I believe the Kirchners' ability to steer something as complex as Peronism the way they did--with flaws of course--was an amazing feat. I can also understand the extreme hate Kirchnerism has awaken in conservative sectors in Argentine and abroad.

    Aug 23rd, 2016 - 04:56 pm - Link - Report abuse 0
  • Marti Llazo

    Reekie: “Néstor's aggressive stance in re-negotiating the foreign debt at 30 cents per dollar,....

    How quaintly these argentines view their history.

    The action was not any sort of ”negotiation“ but instead a take-it-or-leave-it cram-down which deprived thousands of Argentine residents and others of their retirement savings. Something in which Peronism has repeatedly shown its adeptness.

    The ill-gotten fortunes ( ”with flaws of course”) that the Kirchners made in dubious and corrupt dealings in Argentina is another form of crimes against humanity.

    Small wonder that so many former Kirchneristas have renounced their alliance with the party of corruption and folly, and left the bloc. The stink and stains that Peronism and in particular the Kirchner cult left will keep most serious foreign investment away for a very long time.

    Aug 23rd, 2016 - 06:26 pm - Link - Report abuse 0
  • chronic

    Not all perronists are Cretini but all perronists are opportunists, thieves and liars as are all Cretinni.

    Aug 23rd, 2016 - 07:37 pm - Link - Report abuse 0
  • DemonTree

    @26 Marti Llazo
    What do you think Néstor should have done about the massive debt and default he inherited? (Now that's a heavy inheritance!) Greece wasn't allowed to renegotiate its enormous debts and look how well they are doing now.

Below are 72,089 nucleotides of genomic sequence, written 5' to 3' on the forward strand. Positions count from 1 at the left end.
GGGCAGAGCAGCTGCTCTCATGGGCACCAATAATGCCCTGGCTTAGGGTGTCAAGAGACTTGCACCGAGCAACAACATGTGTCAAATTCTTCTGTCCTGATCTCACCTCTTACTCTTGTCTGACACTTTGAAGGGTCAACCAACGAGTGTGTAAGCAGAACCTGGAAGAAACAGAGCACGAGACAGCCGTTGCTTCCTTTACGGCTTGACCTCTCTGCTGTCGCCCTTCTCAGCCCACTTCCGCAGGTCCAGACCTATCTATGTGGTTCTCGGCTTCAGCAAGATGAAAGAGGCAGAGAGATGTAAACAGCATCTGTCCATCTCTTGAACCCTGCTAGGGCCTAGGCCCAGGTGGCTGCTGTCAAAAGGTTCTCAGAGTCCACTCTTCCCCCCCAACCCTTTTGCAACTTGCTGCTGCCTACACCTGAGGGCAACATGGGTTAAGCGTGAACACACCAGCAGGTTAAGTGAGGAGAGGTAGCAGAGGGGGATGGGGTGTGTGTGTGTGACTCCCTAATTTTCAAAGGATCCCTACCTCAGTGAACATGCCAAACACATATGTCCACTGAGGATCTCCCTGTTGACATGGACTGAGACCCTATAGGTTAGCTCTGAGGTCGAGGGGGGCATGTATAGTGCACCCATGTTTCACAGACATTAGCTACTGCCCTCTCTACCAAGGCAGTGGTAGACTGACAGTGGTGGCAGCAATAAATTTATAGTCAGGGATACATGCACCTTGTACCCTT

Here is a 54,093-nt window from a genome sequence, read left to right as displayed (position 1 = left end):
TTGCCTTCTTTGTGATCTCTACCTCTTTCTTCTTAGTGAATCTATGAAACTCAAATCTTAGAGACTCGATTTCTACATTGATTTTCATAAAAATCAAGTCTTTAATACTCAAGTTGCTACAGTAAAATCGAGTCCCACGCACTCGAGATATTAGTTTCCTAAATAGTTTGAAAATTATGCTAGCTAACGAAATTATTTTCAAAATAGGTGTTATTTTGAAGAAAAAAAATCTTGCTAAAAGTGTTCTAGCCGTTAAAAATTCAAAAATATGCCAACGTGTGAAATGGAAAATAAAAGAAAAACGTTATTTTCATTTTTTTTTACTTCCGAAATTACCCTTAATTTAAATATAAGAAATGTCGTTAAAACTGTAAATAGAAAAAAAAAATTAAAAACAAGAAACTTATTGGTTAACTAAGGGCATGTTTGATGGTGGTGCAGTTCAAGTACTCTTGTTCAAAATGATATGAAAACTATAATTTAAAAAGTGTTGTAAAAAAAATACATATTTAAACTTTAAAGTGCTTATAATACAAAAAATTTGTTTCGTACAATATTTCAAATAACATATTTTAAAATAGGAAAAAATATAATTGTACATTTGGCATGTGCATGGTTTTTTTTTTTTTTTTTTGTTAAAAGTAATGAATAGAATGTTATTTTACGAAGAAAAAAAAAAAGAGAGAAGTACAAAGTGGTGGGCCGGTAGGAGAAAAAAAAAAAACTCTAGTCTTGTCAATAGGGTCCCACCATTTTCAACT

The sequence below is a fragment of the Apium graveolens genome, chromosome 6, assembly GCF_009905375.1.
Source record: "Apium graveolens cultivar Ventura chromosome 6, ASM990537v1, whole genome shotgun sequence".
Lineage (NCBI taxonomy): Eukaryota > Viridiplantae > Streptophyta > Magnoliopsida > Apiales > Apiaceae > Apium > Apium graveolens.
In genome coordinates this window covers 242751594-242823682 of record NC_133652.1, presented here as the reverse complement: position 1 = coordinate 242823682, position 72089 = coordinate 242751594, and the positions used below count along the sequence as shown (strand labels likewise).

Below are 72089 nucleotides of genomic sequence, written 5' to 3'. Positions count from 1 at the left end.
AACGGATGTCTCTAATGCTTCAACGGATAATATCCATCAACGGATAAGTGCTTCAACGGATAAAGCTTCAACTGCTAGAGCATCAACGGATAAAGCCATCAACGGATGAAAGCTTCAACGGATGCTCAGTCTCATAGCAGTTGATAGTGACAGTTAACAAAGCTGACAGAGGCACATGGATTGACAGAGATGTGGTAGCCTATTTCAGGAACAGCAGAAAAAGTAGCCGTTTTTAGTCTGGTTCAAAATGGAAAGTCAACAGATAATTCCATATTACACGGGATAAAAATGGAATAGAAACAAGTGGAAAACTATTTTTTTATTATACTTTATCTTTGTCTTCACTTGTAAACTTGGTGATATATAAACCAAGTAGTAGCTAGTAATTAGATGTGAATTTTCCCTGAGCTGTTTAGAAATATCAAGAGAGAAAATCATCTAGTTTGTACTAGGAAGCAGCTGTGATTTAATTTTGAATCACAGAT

Anyway, I'd have thought you'd be all in favour of people suffering for the good of the economy; whether it's losing their retirement savings, or the jobs that would allow them to make such savings in the first place. Surely getting the economy back on track is the important thing?

    @25 Enrique Massot
    So you didn't support the K's originally but you approve of most of the things they did?

    I really can't work out what all the different factions of Peronism are supposed to have in common. And the Kirchners seem to be mostly populist anyway, not following any particular philosophy.

    Aug 23rd, 2016 - 09:57 pm - Link - Report abuse 0
  • Jack Bauer

    @28 DT
    You're right....the one thing that the Peronistas and the Kirchners have in common is populism.....besides incompetence and corruption at the highest level.
    During Peron's first mandate, (1946-55) his whore wife Evita, used to extort foreign companies and their workers, under the pretext that they were contributing to the poor....the problem, as always , was that all the money was syphoned into Swiss bank accounts.

    Aug 23rd, 2016 - 11:54 pm - Link - Report abuse 0
  • Hepatia

    England will return the Malvinas within 25 years.

    Aug 24th, 2016 - 12:35 am - Link - Report abuse 0
  • Marti Llazo